Adolescence. Developmentally, this time is called the transition to adulthood, and we as teams develop plans, outline trajectories, and write goals to facilitate the process. We teach the importance of both academic and social skills, but at the end of the day it's not uncommon to hear, "No thanks, I'm just gonna design video games so I don't really need to learn that other stuff." No matter where we travel around the globe, we answer similar questions about helping teens transition from childhood to young adulthood. Parents and professionals welcome information on realistic planning and preparation to guide our students to better prepare for the social demands of the adult world.
This transition can overwhelm individuals born to social learning challenges, even if they are considered bright and have solid to strong language skills (e.g., ASD level 1 & 2, ADHD, twice exceptional, learning disabilities, nonverbal learning disabilities, specific language impairment, sensory dysregulation, etc.). This course focuses on helping parents and professionals (including teachers, counselors, psychologists, speech-language pathologists, etc.) prepare for—and respond to—this transition. Specifically, we will relate research-based concepts to an exploration of the more nuanced expectations that come with the emergence into adulthood and the strategies to help individuals develop a more mature social mindset.
The day is organized into five chapters:
Chapter 1: Learn to understand a teen’s perspective of their own and others’ social minds and related expectations, individualized learning of strengths and weaknesses, the social-academic connection, the power of our inner-coach, the power of our self-defeater, the connection to cognitive behavioral therapy, social competencies, and the Five Levels of Social Conformity.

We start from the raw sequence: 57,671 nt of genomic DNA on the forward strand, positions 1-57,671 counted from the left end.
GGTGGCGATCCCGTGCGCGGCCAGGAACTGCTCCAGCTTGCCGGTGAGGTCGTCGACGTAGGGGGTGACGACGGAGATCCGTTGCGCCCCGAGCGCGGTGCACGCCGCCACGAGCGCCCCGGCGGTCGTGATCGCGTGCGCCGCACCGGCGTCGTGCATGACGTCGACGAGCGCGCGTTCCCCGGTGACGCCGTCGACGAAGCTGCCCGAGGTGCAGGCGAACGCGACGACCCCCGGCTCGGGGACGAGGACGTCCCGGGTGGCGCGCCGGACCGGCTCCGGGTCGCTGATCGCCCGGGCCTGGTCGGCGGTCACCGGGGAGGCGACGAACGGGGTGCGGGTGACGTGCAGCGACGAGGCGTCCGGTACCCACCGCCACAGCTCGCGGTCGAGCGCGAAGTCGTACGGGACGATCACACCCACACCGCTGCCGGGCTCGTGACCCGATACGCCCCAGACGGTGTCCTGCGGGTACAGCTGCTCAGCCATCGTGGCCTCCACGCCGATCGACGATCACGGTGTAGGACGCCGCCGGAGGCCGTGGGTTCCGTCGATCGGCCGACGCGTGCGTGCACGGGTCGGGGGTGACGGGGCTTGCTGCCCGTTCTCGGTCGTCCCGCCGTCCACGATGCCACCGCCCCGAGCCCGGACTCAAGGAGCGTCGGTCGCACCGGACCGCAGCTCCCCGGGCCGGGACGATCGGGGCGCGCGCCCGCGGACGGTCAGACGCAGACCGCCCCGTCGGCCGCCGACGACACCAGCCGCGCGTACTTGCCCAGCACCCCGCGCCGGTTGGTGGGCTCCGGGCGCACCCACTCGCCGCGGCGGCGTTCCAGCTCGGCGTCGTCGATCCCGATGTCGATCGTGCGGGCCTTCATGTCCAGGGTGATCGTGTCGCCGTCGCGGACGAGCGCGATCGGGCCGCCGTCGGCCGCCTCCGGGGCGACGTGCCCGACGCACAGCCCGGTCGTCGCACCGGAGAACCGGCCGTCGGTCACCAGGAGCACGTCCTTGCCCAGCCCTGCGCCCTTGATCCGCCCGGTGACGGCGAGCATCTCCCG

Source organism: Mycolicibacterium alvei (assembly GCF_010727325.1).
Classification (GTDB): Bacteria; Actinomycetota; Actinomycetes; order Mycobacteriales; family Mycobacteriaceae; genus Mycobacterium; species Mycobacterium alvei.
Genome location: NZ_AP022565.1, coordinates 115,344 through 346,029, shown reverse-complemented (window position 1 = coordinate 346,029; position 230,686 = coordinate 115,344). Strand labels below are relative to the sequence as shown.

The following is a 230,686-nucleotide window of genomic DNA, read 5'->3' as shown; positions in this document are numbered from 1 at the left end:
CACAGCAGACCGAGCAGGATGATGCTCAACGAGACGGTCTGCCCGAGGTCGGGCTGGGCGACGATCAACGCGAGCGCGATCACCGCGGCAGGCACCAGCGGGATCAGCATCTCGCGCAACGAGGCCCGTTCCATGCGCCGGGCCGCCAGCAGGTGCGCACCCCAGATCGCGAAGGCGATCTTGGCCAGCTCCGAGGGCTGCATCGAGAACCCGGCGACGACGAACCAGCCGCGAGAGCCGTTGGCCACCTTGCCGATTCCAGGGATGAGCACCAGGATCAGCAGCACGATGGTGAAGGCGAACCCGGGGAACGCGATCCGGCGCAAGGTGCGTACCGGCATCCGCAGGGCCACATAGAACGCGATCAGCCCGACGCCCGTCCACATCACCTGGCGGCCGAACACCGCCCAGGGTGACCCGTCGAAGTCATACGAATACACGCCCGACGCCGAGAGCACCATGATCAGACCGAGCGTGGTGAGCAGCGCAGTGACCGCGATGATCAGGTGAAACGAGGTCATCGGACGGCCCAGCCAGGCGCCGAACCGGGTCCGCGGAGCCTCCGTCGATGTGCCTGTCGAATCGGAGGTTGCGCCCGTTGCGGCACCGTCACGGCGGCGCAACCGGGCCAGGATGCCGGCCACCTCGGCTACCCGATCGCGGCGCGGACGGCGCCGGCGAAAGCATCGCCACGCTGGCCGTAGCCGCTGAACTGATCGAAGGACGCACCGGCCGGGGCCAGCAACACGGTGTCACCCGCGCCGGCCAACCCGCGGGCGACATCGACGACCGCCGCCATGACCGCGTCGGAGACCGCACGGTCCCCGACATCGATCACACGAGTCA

Chapter 2: Adulthood and independence don’t always go together. We will define and explore many levels of achieving independence. We will also review how the law changes as a student moves out of K–12 education and into adulthood.
Chapter 3: Briefly explore the different levels of the social mind and tips for teaching and job coaching our more literal-minded individuals. A case study will be reviewed.
Chapter 4: Discuss our clinical experience and related research in working with students who seem resistant to social-emotional learning and working as part of a group. In this very popular chapter, we will examine the perspective of the resistant (self-protective) learner as it relates to the strategies that encourage self-learning and increased collaboration and those sure to meet further resistance. Student examples will be shared along with other resources we find helpful.
Chapter 5: Teach teens who have subtle but significant social learning challenges to establish and manage their own public relations and self-management campaigns. We will also discuss related mental health challenges such as social anxiety. Strategies to encourage motivation and guide learning about one’s own executive functioning, the perspective of self and other, friendship, and the subtleties of social communication will be reviewed with another case study, related video, and hands-on lessons.
All information draws from peer-reviewed published research but is translated into hands-on strategies, clear frameworks, and concepts to explore and discuss. The goal of this course is to help all parents and professionals develop a larger toolkit to better assist students to learn about their own executive functioning, sharpen their perspective taking, and begin to manage their own social lives. We focus on the fact that a successful treatment* program is one that helps the student achieve his or her own goals. This course receives stellar reviews!
*Treatment refers to using conceptual and strategy-based frameworks to help individuals improve their social thinking, skills, and competencies.